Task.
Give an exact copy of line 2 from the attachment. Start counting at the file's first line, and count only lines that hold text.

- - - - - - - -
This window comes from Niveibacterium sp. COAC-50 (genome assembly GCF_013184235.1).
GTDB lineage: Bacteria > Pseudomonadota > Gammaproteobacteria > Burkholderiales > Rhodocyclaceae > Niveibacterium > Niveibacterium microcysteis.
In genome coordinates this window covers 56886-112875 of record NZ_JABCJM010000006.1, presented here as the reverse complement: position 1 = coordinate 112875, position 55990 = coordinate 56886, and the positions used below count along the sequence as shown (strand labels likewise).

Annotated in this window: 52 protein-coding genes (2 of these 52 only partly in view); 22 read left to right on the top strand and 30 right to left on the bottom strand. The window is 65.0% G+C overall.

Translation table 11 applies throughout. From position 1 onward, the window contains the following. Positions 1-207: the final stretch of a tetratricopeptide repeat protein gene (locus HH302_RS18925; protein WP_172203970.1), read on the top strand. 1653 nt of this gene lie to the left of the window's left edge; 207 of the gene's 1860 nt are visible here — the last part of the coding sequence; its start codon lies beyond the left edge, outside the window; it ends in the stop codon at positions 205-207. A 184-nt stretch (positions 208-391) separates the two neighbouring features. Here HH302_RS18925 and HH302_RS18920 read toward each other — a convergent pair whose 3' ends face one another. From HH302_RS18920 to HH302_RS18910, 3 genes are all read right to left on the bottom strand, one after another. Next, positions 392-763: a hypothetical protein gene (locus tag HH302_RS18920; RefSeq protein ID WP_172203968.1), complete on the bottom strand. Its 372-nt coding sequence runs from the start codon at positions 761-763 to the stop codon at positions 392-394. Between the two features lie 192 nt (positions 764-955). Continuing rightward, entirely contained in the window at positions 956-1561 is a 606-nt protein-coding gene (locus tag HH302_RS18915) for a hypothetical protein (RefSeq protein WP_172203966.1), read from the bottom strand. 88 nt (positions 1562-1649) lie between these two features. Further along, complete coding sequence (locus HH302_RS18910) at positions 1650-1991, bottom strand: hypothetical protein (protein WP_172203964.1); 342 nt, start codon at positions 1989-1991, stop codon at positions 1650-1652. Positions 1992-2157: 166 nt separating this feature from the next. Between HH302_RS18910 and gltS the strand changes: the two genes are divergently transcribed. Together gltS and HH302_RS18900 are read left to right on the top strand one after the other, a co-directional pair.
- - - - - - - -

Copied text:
GTDB lineage: Bacteria > Pseudomonadota > Gammaproteobacteria > Burkholderiales > Rhodocyclaceae > Niveibacterium > Niveibacterium microcysteis.